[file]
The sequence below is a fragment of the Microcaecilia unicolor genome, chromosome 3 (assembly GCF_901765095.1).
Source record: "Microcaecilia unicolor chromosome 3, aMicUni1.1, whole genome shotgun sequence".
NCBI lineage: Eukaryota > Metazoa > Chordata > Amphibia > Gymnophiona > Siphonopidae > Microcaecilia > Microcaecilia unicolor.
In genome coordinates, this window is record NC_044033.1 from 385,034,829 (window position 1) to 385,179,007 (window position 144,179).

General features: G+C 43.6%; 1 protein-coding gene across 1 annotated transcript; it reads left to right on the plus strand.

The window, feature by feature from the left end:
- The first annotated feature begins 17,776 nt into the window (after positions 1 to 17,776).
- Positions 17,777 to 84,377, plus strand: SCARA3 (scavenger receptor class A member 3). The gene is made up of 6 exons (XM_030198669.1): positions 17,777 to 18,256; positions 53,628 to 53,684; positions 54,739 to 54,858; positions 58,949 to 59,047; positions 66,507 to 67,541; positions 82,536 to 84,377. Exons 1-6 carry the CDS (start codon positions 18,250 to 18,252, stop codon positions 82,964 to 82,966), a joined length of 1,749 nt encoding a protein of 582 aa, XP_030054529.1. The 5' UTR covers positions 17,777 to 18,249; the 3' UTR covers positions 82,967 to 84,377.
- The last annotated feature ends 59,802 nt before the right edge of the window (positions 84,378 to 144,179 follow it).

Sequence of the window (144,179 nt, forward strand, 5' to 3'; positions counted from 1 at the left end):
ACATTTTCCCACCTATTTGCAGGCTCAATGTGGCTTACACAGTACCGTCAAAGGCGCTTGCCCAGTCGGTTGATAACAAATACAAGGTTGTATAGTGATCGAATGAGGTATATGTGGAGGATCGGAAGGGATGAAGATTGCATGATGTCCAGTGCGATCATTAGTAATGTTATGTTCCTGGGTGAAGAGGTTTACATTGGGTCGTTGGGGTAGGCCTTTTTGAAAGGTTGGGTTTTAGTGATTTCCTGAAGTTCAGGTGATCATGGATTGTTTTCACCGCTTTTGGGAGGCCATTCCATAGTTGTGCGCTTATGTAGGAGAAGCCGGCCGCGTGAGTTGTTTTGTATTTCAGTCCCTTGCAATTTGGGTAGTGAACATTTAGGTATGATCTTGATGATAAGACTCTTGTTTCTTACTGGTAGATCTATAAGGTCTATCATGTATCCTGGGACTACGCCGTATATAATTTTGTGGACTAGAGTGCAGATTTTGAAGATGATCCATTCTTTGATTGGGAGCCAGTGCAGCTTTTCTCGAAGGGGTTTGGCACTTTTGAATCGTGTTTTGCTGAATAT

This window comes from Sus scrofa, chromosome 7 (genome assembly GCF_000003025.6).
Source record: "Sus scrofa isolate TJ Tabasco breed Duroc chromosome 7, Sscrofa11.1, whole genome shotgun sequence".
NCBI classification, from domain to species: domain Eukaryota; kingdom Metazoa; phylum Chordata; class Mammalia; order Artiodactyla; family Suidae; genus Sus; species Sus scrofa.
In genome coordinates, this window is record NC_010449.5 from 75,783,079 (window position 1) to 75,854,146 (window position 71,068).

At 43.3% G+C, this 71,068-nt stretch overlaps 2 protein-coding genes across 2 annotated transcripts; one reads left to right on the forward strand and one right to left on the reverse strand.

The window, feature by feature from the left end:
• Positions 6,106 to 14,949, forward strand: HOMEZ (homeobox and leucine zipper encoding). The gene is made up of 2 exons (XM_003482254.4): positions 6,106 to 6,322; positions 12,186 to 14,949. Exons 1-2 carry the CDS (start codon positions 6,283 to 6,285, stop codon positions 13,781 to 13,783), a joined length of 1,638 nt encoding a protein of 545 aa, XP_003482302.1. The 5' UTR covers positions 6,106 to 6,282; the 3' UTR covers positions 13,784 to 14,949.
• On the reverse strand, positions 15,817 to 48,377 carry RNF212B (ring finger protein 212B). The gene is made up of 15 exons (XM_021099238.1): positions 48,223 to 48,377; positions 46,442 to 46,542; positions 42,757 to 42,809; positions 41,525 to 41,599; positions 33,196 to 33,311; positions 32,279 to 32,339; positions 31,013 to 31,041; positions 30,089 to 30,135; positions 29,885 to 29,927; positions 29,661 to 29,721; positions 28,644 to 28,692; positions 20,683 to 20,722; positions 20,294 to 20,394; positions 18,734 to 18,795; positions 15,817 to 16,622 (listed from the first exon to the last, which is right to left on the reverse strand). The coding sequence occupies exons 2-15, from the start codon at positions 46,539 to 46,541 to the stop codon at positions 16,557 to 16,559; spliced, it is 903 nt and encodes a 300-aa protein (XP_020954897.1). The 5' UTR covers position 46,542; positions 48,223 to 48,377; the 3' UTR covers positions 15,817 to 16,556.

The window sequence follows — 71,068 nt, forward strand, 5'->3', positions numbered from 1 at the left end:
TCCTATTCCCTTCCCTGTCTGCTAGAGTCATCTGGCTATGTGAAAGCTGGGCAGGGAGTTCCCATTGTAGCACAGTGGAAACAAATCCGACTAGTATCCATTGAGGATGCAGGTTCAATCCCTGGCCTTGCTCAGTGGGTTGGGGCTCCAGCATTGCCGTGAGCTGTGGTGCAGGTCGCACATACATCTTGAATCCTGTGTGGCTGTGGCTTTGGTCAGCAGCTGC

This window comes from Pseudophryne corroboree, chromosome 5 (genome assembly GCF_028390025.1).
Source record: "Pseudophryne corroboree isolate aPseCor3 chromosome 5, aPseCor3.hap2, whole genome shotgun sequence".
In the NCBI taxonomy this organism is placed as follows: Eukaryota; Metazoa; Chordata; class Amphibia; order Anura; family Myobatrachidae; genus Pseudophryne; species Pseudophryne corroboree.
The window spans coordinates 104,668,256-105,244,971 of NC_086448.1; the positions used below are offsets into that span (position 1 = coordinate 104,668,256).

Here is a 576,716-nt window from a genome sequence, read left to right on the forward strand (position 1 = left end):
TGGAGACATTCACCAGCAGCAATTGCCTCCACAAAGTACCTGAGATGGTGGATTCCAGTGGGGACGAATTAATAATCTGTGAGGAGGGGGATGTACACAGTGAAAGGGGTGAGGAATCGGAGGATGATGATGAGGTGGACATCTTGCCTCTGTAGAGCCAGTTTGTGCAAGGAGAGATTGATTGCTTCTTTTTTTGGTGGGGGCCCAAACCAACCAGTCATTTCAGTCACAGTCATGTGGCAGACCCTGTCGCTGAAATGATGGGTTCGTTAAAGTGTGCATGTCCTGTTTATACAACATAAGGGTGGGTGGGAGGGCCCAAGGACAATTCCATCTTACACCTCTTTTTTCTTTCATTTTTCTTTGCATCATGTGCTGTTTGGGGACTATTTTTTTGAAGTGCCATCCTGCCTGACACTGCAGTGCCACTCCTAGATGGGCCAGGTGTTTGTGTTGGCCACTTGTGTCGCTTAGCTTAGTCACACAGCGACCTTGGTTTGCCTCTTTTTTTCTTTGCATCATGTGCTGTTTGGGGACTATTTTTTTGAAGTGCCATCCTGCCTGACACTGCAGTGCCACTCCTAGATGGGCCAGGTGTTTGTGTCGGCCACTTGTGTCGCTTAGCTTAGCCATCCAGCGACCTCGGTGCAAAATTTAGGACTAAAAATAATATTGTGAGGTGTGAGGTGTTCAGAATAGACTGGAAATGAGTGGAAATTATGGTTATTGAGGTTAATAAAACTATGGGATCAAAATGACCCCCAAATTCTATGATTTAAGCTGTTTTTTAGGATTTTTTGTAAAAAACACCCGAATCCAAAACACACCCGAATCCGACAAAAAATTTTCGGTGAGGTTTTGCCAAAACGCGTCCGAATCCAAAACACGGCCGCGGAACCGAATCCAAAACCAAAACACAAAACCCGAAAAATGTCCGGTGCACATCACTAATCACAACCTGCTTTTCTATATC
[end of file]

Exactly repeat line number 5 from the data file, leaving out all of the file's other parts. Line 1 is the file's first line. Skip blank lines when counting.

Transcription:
General features: G+C 43.6%; 1 protein-coding gene across 1 annotated transcript; it reads left to right on the plus strand.